Generation of reactive oxygen species (ROS) has been shown to be important for many physiological processes, ranging from cell differentiation to apoptosis. With the development of the genetically encoded photosensitiser KillerRed (KR) it is now possible to efficiently produce ROS dose-dependently in a specific cell type upon green light illumination. Zebrafish are the ideal vertebrate animal model for these optogenetic methods because of their transparency and efficient transgenesis. Here we describe a zebrafish model that expresses membrane-targeted KR selectively in motor neurons. We show that KR-activated neurons in the spinal cord undergo stress and cell death after induction of ROS. Using single-cell resolution and time-lapse confocal imaging, we selectively induced neurodegeneration in KR-expressing neurons leading to characteristic signs of apoptosis and cell death. We furthermore illustrate a targeted microglia response to the induction site as part of a physiological response within the zebrafish spinal cord. Our data demonstrate the successful implementation of KR mediated ROS toxicity in motor neurons in vivo and has important implications for studying the effects of ROS in a variety of conditions within the central nervous system, including aging and age-related neurodegenerative diseases, such as Alzheimer's disease, Parkinson's disease and amyotrophic lateral sclerosis.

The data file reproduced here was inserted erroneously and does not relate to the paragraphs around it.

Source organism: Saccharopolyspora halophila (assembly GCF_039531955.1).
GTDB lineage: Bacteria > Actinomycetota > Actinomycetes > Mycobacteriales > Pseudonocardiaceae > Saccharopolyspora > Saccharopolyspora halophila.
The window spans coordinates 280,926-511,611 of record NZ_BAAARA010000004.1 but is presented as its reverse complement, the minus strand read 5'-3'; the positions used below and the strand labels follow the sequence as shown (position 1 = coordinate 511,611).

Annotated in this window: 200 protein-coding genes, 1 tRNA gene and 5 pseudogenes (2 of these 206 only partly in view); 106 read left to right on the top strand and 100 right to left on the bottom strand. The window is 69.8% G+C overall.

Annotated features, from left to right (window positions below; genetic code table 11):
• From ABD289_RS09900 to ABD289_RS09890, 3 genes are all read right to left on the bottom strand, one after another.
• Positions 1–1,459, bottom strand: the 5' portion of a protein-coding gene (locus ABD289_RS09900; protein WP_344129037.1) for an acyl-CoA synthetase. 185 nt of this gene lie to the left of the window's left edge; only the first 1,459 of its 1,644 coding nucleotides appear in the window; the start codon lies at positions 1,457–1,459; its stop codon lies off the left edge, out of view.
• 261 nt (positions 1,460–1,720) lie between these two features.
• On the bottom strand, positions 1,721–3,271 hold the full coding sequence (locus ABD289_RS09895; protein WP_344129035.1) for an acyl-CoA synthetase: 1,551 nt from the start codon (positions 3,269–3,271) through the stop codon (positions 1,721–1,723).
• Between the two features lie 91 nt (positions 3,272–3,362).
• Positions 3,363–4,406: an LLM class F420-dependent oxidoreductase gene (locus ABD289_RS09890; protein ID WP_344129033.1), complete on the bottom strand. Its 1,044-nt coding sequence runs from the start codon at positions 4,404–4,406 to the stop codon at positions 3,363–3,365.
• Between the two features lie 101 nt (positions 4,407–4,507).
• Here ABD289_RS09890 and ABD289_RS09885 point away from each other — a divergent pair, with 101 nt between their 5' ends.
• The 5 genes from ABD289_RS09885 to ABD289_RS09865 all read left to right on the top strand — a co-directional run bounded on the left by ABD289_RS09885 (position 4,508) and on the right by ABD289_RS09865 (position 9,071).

Keywords: Microscopy; Motor neurons; Optogenetics; Oxidative stress; Zebrafish.
Copyright © 2018 The Authors. Published by Elsevier B.V. All rights reserved.